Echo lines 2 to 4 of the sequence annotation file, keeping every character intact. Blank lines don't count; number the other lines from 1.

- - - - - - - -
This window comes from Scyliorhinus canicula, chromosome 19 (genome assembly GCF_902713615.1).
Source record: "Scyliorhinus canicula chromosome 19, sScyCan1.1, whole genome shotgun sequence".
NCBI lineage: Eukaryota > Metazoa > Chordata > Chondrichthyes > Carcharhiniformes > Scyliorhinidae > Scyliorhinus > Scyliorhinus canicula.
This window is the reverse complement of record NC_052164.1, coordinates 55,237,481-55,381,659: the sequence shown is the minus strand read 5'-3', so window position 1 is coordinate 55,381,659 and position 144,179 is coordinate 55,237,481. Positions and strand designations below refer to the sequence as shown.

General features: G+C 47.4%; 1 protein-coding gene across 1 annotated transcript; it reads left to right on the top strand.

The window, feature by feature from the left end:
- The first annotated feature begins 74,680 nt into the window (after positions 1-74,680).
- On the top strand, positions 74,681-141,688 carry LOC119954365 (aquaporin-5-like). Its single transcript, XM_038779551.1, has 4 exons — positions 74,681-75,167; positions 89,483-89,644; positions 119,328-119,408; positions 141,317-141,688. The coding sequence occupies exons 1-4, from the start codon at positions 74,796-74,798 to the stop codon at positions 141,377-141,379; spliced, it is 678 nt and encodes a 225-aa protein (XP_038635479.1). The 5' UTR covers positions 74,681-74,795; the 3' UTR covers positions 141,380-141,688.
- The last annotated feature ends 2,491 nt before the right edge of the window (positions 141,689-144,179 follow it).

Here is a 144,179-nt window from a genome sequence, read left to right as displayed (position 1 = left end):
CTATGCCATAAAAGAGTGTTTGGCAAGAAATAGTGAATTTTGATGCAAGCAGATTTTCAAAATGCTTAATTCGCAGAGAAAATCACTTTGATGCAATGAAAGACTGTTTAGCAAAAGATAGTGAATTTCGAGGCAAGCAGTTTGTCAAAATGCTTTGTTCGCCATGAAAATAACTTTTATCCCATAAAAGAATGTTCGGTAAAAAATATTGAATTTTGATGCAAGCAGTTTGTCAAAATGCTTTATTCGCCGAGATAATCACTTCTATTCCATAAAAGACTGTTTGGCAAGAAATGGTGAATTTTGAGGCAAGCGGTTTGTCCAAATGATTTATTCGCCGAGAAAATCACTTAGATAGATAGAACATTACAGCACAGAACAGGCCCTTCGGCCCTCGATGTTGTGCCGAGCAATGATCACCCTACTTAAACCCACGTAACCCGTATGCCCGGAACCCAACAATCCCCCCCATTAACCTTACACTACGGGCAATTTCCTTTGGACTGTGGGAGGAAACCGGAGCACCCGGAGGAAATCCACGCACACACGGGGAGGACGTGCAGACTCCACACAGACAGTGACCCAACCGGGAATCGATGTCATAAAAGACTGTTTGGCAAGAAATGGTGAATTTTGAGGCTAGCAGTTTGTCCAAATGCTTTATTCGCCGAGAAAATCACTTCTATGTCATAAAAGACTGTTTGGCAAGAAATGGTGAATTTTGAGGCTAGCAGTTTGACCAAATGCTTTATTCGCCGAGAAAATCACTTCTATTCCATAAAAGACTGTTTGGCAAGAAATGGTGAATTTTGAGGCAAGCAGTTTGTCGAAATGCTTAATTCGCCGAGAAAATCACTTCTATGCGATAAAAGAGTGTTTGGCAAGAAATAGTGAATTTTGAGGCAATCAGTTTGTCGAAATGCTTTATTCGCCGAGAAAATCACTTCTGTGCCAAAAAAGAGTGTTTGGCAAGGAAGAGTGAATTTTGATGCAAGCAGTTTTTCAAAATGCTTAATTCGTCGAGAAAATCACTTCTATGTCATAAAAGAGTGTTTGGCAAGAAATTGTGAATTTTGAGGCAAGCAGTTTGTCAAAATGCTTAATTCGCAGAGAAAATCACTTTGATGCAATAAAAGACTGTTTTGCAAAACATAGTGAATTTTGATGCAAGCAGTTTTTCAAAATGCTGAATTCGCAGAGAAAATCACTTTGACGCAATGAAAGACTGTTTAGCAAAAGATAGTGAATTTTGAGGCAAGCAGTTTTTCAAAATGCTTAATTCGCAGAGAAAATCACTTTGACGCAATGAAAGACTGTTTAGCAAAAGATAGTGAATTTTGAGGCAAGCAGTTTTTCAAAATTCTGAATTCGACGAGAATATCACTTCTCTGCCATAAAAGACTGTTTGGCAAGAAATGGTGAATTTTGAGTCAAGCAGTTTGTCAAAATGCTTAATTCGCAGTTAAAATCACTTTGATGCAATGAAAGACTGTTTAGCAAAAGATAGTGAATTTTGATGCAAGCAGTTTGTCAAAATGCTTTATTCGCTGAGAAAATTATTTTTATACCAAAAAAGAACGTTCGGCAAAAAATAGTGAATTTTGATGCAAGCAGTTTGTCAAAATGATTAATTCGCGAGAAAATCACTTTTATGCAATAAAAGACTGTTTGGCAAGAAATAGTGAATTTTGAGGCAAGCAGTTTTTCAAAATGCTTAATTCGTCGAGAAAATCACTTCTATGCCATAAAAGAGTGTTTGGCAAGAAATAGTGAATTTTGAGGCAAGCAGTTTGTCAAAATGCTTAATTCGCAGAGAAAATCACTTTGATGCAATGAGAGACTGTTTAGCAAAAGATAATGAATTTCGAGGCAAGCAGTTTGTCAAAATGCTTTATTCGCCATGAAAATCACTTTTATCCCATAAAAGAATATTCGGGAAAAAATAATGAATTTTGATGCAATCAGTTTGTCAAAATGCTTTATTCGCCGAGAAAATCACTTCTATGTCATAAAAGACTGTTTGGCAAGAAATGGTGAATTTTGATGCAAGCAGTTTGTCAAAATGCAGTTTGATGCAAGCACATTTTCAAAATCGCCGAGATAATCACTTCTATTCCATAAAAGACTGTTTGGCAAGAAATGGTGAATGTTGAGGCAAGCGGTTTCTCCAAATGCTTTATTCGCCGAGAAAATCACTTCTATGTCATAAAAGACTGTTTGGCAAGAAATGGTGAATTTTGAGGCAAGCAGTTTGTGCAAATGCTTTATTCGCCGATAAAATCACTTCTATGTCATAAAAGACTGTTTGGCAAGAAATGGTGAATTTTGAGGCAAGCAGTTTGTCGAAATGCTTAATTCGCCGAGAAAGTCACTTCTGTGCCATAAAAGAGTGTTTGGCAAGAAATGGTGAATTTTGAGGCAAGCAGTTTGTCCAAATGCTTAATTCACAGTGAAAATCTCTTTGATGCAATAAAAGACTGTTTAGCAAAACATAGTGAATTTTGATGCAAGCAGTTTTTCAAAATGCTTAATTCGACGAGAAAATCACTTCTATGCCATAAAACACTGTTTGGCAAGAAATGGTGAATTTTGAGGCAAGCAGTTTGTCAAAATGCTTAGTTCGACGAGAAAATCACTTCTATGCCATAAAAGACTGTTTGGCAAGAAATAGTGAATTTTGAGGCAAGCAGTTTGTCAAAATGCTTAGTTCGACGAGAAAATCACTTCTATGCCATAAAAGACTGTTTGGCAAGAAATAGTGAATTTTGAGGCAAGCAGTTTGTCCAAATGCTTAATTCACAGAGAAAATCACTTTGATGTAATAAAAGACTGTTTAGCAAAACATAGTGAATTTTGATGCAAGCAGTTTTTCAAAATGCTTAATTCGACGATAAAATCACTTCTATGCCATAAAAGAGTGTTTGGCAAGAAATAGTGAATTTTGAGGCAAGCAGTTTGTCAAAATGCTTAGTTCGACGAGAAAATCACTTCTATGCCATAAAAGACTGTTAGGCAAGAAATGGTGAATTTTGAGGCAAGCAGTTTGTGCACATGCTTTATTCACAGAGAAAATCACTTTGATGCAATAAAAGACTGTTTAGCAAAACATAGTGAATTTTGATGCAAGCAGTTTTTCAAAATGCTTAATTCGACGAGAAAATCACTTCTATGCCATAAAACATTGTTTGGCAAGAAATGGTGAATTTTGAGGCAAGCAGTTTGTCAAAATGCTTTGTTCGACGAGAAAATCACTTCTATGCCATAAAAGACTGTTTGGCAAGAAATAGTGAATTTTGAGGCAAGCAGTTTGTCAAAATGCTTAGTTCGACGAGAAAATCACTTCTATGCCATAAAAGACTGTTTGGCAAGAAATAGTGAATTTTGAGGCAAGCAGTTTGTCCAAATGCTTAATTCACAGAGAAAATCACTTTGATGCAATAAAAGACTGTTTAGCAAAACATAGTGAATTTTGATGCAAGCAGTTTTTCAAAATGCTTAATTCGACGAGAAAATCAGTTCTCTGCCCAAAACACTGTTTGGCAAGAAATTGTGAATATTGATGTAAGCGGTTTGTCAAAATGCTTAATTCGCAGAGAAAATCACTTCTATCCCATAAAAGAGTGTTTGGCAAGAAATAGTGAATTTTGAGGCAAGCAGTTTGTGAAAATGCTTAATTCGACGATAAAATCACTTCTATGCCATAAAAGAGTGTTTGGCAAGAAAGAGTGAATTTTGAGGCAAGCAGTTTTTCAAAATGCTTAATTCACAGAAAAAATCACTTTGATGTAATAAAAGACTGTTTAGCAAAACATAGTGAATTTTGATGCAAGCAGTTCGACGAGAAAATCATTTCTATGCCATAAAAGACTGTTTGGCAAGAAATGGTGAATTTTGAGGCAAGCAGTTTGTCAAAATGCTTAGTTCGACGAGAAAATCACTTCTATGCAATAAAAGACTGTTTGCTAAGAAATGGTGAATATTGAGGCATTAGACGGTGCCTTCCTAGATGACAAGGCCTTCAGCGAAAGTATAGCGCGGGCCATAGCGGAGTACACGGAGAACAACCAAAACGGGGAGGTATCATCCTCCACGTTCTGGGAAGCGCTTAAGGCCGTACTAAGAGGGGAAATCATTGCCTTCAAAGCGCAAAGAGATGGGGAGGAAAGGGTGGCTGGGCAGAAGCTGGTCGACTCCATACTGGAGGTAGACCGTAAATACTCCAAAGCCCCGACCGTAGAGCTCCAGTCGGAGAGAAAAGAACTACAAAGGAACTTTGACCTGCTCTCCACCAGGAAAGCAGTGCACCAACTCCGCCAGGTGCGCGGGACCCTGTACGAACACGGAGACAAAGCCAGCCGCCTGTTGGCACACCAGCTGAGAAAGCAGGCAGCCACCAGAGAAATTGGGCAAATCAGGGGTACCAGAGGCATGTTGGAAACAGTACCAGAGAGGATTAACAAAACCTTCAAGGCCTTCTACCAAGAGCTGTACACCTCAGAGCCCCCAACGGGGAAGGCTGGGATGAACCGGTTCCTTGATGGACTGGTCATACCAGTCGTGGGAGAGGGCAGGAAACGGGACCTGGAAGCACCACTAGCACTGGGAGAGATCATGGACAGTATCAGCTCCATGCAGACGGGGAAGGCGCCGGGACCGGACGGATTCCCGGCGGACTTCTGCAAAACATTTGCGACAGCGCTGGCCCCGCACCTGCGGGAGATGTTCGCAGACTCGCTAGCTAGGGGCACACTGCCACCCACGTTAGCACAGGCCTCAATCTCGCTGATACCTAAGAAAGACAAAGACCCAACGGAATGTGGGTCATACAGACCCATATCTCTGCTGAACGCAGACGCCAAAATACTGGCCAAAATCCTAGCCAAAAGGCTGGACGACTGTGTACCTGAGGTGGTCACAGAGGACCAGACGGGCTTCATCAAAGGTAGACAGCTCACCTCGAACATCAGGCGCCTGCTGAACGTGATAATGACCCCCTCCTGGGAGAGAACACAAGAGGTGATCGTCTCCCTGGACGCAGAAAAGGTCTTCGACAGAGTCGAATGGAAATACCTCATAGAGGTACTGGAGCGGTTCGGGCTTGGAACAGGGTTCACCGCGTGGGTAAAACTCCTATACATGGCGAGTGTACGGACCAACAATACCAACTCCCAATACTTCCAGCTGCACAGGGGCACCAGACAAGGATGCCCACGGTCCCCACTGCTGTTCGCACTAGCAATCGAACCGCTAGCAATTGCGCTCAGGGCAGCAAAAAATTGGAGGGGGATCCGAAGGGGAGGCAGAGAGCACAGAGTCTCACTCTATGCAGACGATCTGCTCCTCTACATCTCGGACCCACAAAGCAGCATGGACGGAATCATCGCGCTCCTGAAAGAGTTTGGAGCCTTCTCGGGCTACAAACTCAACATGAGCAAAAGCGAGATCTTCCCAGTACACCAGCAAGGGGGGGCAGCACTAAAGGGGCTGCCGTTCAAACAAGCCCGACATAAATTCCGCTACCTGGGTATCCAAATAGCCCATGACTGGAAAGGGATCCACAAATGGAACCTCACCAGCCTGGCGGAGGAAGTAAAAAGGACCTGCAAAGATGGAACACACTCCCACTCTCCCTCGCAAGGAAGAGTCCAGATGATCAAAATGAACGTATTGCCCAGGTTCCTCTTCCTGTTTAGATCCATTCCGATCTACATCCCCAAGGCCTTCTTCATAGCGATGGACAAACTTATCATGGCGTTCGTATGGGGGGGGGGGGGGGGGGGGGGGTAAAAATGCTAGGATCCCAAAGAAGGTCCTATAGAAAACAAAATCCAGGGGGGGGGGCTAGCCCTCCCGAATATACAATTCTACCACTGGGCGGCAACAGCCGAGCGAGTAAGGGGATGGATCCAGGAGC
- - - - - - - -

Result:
Source record: "Scyliorhinus canicula chromosome 19, sScyCan1.1, whole genome shotgun sequence".
NCBI lineage: Eukaryota > Metazoa > Chordata > Chondrichthyes > Carcharhiniformes > Scyliorhinidae > Scyliorhinus > Scyliorhinus canicula.
This window is the reverse complement of record NC_052164.1, coordinates 55,237,481-55,381,659: the sequence shown is the minus strand read 5'-3', so window position 1 is coordinate 55,381,659 and position 144,179 is coordinate 55,237,481. Positions and strand designations below refer to the sequence as shown.